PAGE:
In one poem he may ruthlessly attack the femininity of Thalus or mercilessly mock Furius’s destitution, but in others he declares his undying love for Lesbia or provides consolation to the grieving Calvus. The poet who teases his impecunious friend also writes haunting verses: “Odio et amo. Quare id facem, fortasse requires?/Nescio, sed fieri sentio et excrucior.” (1-2) This translates to: “I love and yet I hate. Why do I do this, you wonder? I do not know, I can only feel it and I am in agony.
For further proof of substance one can look to his twenty second poem, wherein his critique of Suffenus’s delusions also serves as a critique of human nature. He anticipates Freud when he eloquently reminds his reader that “everyone is assigned his own delusion” (20). He is a scathing polemicist, but he is acutely aware of the universality of human vanity, and this prevents his tone from ever veering into didacticism. Moreover, his works do not contain any lengthy allusions to the alleged morality of the early Republic or dull idealizations of rural living.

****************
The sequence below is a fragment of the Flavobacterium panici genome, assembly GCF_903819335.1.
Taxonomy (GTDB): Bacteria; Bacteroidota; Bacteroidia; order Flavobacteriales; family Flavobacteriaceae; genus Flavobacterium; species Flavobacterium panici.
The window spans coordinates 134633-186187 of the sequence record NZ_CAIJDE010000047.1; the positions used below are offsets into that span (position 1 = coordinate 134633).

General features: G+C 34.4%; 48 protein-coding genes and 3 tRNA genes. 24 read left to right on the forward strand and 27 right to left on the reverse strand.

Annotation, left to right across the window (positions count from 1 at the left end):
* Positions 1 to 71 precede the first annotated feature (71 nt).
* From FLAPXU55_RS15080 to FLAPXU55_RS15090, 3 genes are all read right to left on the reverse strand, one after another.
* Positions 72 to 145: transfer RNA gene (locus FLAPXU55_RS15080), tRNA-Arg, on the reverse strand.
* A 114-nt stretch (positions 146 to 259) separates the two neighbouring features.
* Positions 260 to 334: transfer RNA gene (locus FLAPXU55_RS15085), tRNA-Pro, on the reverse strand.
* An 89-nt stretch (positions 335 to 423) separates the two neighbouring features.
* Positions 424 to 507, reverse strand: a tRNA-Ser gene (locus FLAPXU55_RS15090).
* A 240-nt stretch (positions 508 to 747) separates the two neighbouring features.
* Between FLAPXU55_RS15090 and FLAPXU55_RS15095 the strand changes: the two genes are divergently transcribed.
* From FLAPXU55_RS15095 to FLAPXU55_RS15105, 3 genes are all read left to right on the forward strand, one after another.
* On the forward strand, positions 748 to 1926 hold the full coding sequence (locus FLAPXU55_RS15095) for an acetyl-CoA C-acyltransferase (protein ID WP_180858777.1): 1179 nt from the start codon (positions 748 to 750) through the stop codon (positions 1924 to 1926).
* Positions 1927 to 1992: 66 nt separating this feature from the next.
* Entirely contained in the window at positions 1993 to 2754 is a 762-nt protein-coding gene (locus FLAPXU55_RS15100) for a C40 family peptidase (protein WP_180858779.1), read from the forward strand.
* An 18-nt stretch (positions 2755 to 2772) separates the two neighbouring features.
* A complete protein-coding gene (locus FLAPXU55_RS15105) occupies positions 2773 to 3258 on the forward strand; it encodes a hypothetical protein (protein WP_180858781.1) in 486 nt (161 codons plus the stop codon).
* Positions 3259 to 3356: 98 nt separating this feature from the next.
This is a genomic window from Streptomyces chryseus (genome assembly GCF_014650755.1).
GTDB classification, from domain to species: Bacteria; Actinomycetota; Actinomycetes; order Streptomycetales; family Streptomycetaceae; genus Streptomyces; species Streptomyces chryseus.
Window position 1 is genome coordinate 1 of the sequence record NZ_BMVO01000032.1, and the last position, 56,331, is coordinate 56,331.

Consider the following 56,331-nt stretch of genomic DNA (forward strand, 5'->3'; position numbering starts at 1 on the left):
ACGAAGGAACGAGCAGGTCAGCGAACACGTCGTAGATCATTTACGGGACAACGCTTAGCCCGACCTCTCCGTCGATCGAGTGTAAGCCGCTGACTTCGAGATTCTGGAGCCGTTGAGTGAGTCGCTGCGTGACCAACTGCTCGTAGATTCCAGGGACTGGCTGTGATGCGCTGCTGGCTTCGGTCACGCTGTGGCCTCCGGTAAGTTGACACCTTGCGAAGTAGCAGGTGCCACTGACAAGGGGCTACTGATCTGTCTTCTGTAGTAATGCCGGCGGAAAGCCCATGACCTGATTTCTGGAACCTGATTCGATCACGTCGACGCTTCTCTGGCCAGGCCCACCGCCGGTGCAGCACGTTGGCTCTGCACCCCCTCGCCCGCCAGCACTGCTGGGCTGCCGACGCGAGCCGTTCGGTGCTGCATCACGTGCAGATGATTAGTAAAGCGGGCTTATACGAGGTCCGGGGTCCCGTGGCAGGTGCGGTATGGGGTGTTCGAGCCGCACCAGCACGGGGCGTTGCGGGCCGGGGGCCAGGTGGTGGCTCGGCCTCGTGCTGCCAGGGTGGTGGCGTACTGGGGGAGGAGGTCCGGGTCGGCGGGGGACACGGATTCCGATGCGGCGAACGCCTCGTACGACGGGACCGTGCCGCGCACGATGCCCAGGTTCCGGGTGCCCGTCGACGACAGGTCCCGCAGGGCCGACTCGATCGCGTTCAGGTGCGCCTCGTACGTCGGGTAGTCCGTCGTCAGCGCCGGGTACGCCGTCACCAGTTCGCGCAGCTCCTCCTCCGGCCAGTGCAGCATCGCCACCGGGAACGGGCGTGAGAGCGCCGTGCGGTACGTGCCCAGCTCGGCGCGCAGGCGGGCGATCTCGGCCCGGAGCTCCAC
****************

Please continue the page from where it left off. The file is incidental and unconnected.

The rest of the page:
It should be noted here that Catullus occasionally utilized classical forms, but it should also be noted that these poems are hardly representative of the rest of his work. Imitation is part of every writer’s initiation process, and while there are tidbits of interest in pieces like “Of the Argonauts”, they have not exerted a significant influence on Western literature. Catullus’s mocking style paved the way for Juvenal and Martial; it is not outlandish to claim the modern tradition of satire begins with him. Callimachus was a major influence, but his subjects and the way he dealt with them were quite different. One could call the Greek Menander as well as the Roman playwrights Plautus and Terrence forerunners, but Catullus is not writing plays, he is painting portraits in verse. He cultivated a potent minimalism that was not rediscovered until the late 19th century.